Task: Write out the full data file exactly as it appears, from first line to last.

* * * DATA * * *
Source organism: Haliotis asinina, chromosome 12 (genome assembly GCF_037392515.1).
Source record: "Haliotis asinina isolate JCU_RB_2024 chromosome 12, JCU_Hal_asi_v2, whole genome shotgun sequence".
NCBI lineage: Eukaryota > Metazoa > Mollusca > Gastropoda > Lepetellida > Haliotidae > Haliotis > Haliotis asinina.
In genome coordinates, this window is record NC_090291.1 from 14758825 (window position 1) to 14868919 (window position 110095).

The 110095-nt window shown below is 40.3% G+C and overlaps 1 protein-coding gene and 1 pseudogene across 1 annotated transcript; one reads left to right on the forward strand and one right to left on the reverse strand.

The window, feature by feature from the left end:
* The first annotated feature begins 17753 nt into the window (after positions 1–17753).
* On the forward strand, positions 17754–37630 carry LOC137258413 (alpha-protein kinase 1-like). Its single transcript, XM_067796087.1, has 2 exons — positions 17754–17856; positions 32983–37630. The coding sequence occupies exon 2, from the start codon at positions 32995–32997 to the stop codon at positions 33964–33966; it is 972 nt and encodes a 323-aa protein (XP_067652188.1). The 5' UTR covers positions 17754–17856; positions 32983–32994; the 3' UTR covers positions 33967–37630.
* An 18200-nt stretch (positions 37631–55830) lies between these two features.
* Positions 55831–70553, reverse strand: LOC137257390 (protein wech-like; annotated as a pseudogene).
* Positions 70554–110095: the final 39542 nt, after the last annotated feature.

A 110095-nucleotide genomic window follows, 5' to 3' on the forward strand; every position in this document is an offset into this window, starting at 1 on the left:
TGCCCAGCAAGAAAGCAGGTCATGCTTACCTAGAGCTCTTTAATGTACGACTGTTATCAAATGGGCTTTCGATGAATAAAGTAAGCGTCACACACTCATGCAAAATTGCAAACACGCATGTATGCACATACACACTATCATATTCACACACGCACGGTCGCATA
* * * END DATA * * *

Source organism: Haliotis asinina, chromosome 12 (genome assembly GCF_037392515.1).
Source record: "Haliotis asinina isolate JCU_RB_2024 chromosome 12, JCU_Hal_asi_v2, whole genome shotgun sequence".
NCBI lineage: Eukaryota > Metazoa > Mollusca > Gastropoda > Lepetellida > Haliotidae > Haliotis > Haliotis asinina.
In genome coordinates, this window is record NC_090291.1 from 14758825 (window position 1) to 14868919 (window position 110095).

The 110095-nt window shown below is 40.3% G+C and overlaps 1 protein-coding gene and 1 pseudogene across 1 annotated transcript; one reads left to right on the forward strand and one right to left on the reverse strand.

The window, feature by feature from the left end:
* The first annotated feature begins 17753 nt into the window (after positions 1–17753).
* On the forward strand, positions 17754–37630 carry LOC137258413 (alpha-protein kinase 1-like). Its single transcript, XM_067796087.1, has 2 exons — positions 17754–17856; positions 32983–37630. The coding sequence occupies exon 2, from the start codon at positions 32995–32997 to the stop codon at positions 33964–33966; it is 972 nt and encodes a 323-aa protein (XP_067652188.1). The 5' UTR covers positions 17754–17856; positions 32983–32994; the 3' UTR covers positions 33967–37630.
* An 18200-nt stretch (positions 37631–55830) lies between these two features.
* Positions 55831–70553, reverse strand: LOC137257390 (protein wech-like; annotated as a pseudogene).
* Positions 70554–110095: the final 39542 nt, after the last annotated feature.

A 110095-nucleotide genomic window follows, 5' to 3' on the forward strand; every position in this document is an offset into this window, starting at 1 on the left:
TGCCCAGCAAGAAAGCAGGTCATGCTTACCTAGAGCTCTTTAATGTACGACTGTTATCAAATGGGCTTTCGATGAATAAAGTAAGCGTCACACACTCATGCAAAATTGCAAACACGCATGTATGCACATACACACTATCATATTCACACACGCACGGTCGCATA